Background: Impulsivity is a key component of the manic behavior of bipolar disorder and is reported to occur in bipolar patients as a stable characteristic, i.e. a trait. Nevertheless, impulsivity has not been widely studied in depressed bipolar patients. We assessed impulsivity in depressed and euthymic bipolar and unipolar patients and healthy controls. We hypothesized that bipolar subjects would have higher levels of trait impulsivity than the comparison groups. Methods: Twenty-four depressed bipolar, 24 depressed unipolar, 12 euthymic bipolar, and 10 euthymic unipolar patients, as well as 51 healthy subjects were evaluated with the Barratt Impulsiveness Scale (BIS). Analysis of covariance with age and sex as covariates was used to compare mean group differences. Results: Depressed bipolar, euthymic bipolar, and depressed unipolar patients did not differ, and showed greater impulsivity than healthy controls on all of the BIS scales. Euthymic unipolar patients scored higher than healthy controls only on motor impulsivity. Limitations: Higher number of past substance abusers in the bipolar groups, and no control for anxiety and personality disorders, as well as small sample sizes, limit the reach of this study. Conclusions: This study replicates prior findings of stable trait impulsivity in bipolar disorder patients, and extends them, confirming that this trait can be demonstrated in depressed patients, as well as manic and euthymic ones. Trait impulsivity may be the result of repeated mood episodes or be present prior to their onset, either way it would influence the clinical presentation of bipolar disorder.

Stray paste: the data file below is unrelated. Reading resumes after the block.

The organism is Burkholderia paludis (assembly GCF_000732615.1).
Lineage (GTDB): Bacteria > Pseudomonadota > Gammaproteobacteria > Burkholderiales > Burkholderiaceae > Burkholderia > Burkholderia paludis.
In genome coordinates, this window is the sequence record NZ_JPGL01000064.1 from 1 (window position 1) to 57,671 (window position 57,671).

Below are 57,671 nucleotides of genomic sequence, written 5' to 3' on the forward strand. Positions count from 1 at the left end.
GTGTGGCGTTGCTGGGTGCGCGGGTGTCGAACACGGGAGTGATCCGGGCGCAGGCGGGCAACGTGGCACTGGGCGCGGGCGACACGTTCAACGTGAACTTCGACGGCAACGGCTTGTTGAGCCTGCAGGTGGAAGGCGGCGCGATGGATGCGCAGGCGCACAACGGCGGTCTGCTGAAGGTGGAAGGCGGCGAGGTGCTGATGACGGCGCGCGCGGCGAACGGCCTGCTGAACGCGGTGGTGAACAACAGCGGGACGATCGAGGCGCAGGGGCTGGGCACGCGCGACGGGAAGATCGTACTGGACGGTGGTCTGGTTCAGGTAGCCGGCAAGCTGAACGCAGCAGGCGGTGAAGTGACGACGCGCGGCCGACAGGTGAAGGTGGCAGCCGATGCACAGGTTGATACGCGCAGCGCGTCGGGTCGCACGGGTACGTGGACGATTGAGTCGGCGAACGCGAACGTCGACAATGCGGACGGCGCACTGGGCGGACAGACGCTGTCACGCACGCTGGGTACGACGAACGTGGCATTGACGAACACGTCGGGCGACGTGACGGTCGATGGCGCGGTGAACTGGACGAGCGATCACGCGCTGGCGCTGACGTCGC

- Bipolar disorder
- Unipolar disorder